TOPICS: Pearl Harbor, 65 years later

Pat M Holt

On December 7, 1941, the US naval base at Pearl Harbor, Hawaii, was attacked. The bombing killed 2,388 Americans, put much of the Pacific fleet out of commission, and came while the Japanese ambassador in Washington was preparing for a diplomatic appointment at the State Department.

Among the losses was the battleship Arizona, which went down with nearly all hands on board. It is still there as a national shrine. In president Roosevelt’s speech to Congress the next day asking for a declaration of war, he called December 7 “a date which will live in infamy.” Congress responded with a declaration of war against Japan. It followed up on December 11 with retaliatory declarations of war against Germany and Italy. World War II was the last time the US has declared war, though it has fought three major wars (Korea, Vietnam, Afghanistan-Iraq). It seems worthwhile to reflect on some of their consequences.

The attack unified a country that had been divided over the war in Europe, but it also terrified the country. This was much the same reaction as followed the attacks of 9/11. Just as 9/11 led to unjustified imprisonment of some Muslims living in the US, so Pearl Harbour produced persecution of Japanese-American citizens. Most of them lived in California; they were interned in remote camps in Wyoming and other Western states. Although the Japanese were not tortured, their treatment was as morally bad as what’s happened under Bush’s watch in Gitmo, Abu Ghraib, and other prisons. Critics of President Bush should take note. In 1988, Congress apologised to the interned Japanese. It also provided payments of $20,000 to each surviving internee. It marked the faint beginnings of the civil rights movement.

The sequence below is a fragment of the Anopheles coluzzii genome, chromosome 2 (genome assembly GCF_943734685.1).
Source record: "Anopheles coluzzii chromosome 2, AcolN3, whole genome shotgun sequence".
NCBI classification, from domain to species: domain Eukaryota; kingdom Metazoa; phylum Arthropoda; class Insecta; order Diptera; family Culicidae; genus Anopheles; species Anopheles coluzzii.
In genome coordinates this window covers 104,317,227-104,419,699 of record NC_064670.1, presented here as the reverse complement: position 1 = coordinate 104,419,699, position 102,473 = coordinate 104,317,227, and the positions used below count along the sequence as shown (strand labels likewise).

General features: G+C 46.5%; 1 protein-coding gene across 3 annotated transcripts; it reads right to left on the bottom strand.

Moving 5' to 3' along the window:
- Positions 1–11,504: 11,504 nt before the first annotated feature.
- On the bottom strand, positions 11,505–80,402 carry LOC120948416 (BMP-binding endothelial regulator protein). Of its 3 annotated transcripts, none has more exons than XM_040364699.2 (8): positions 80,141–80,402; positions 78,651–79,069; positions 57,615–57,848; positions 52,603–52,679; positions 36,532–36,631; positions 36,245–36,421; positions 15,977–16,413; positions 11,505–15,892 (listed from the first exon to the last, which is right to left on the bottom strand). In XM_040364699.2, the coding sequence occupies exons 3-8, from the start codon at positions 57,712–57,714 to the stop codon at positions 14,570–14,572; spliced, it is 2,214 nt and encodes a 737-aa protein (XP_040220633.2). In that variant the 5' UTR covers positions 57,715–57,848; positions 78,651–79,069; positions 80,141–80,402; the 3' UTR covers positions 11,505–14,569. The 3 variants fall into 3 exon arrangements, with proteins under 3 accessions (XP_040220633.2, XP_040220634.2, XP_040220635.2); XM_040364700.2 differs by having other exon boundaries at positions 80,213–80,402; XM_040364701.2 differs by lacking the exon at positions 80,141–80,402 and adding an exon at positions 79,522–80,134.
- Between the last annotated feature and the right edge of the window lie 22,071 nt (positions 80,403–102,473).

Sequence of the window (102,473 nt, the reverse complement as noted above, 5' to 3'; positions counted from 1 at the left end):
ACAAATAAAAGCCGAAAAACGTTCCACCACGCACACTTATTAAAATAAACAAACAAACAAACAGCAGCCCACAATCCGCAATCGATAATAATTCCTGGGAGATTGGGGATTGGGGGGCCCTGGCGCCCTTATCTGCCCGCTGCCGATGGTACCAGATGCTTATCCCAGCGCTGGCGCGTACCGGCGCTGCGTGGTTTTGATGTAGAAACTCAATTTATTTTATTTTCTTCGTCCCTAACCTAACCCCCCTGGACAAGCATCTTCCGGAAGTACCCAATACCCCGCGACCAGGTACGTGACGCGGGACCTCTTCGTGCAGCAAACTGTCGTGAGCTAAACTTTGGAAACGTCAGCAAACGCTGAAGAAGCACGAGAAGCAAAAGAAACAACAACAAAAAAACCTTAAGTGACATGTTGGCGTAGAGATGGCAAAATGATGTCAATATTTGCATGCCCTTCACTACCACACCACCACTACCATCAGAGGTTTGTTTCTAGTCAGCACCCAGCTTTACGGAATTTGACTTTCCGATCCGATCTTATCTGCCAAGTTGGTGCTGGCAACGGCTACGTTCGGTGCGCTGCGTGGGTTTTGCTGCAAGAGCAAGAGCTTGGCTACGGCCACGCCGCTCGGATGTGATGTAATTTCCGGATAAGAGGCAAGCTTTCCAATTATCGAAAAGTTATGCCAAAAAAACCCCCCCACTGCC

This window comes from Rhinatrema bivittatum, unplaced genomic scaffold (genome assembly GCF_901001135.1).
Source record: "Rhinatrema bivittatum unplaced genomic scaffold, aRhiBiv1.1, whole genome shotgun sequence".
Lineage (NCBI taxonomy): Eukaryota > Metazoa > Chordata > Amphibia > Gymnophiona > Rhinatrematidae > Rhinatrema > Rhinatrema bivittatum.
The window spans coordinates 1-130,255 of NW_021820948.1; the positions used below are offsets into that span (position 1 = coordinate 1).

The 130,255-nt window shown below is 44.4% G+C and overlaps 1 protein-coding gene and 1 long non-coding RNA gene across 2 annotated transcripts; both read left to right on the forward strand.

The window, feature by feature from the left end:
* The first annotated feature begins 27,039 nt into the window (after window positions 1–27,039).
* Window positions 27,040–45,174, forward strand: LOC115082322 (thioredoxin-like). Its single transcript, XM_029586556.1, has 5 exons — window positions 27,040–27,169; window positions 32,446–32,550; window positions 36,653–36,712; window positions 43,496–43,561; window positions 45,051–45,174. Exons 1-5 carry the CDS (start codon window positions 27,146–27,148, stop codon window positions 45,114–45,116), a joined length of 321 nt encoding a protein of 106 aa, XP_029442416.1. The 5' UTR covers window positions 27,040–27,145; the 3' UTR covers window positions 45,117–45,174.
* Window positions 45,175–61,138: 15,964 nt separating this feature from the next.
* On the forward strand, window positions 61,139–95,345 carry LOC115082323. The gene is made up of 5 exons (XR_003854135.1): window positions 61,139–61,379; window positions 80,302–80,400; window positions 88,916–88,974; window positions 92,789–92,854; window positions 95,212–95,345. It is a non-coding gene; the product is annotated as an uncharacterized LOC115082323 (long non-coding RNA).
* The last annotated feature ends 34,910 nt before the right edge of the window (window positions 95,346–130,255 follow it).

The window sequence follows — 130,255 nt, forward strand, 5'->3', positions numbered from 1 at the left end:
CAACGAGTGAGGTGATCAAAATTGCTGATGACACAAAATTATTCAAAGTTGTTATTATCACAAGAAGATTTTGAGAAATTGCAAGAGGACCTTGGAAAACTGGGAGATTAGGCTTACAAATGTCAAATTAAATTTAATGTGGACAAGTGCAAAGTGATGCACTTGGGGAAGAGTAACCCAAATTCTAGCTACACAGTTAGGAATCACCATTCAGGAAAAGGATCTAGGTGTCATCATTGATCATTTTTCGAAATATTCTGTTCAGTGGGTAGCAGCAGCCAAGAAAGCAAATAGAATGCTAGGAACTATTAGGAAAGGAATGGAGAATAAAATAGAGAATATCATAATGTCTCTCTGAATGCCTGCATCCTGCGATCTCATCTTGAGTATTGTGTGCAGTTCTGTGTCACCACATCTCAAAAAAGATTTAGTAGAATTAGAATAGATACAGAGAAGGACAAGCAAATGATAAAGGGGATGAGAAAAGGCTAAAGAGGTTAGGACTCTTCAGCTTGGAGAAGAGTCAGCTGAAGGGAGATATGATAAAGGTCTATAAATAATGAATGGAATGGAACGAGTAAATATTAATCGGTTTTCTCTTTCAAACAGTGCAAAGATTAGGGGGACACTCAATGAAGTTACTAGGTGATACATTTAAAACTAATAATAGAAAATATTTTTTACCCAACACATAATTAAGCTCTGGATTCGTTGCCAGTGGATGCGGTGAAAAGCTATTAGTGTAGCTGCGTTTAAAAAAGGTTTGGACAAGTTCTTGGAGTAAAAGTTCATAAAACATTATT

After black Americans had served honourably in the armed forces, the injustice of forcing them back into a segregated society was intolerable. President Truman used an executive order to integrate the armed forces after the war. Other steps followed. The UN was born out of the resolve not to allow a repetition of World War II. The Senate, which refused to approve America’s membership in the League of Nations after World War I, approved US membership in the UN after World War II.

Perhaps the most awesome consequence of Pearl Harbor was the development of nuclear weapons. Two of these were used to end the war against Japan. Historians have argued that these should not have been used, that Japan could have been driven to surrender by bombing. True but at what cost? Both Japanese and American casualties would have been far greater, and the war would have been prolonged. During a visit to Harvard University, Harry S Truman was asked what he was most proud of. His answer was that after America crushed its enemies, it embraced them and turned them into allies.

A final irony: Japanese investors now own much of the island their grandfathers once tried to destroy, and are tolerated by the country they once tried to conquer.